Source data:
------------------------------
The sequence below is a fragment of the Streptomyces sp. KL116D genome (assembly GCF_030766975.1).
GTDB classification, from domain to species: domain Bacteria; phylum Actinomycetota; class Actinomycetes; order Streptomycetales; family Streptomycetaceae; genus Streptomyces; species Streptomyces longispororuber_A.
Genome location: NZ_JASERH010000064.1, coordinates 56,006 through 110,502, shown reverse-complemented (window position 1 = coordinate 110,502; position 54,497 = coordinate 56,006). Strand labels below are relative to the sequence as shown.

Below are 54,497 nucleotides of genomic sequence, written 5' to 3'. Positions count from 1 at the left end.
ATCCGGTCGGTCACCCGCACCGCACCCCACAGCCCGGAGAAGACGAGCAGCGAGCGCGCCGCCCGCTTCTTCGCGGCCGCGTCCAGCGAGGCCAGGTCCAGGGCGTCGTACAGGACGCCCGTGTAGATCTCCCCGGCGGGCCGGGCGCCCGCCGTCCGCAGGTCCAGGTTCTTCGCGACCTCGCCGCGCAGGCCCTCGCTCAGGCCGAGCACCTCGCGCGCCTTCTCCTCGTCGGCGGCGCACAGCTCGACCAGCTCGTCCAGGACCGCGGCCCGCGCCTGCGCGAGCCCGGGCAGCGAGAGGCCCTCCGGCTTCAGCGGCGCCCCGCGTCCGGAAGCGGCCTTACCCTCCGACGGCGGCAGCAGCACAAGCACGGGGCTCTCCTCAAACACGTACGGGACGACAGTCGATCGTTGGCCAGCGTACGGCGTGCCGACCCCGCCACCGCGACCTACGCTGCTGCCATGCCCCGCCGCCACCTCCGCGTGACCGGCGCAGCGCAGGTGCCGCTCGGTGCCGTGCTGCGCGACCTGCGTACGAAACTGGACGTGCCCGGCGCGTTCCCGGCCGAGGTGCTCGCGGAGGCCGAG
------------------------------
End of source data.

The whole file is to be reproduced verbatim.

The sequence below is a fragment of the Streptomyces sp. KL116D genome (assembly GCF_030766975.1).
GTDB classification, from domain to species: domain Bacteria; phylum Actinomycetota; class Actinomycetes; order Streptomycetales; family Streptomycetaceae; genus Streptomyces; species Streptomyces longispororuber_A.
Genome location: NZ_JASERH010000064.1, coordinates 56,006 through 110,502, shown reverse-complemented (window position 1 = coordinate 110,502; position 54,497 = coordinate 56,006). Strand labels below are relative to the sequence as shown.

Below are 54,497 nucleotides of genomic sequence, written 5' to 3'. Positions count from 1 at the left end.
ATCCGGTCGGTCACCCGCACCGCACCCCACAGCCCGGAGAAGACGAGCAGCGAGCGCGCCGCCCGCTTCTTCGCGGCCGCGTCCAGCGAGGCCAGGTCCAGGGCGTCGTACAGGACGCCCGTGTAGATCTCCCCGGCGGGCCGGGCGCCCGCCGTCCGCAGGTCCAGGTTCTTCGCGACCTCGCCGCGCAGGCCCTCGCTCAGGCCGAGCACCTCGCGCGCCTTCTCCTCGTCGGCGGCGCACAGCTCGACCAGCTCGTCCAGGACCGCGGCCCGCGCCTGCGCGAGCCCGGGCAGCGAGAGGCCCTCCGGCTTCAGCGGCGCCCCGCGTCCGGAAGCGGCCTTACCCTCCGACGGCGGCAGCAGCACAAGCACGGGGCTCTCCTCAAACACGTACGGGACGACAGTCGATCGTTGGCCAGCGTACGGCGTGCCGACCCCGCCACCGCGACCTACGCTGCTGCCATGCCCCGCCGCCACCTCCGCGTGACCGGCGCAGCGCAGGTGCCGCTCGGTGCCGTGCTGCGCGACCTGCGTACGAAACTGGACGTGCCCGGCGCGTTCCCGGCCGAGGTGCTCGCGGAGGCCGAG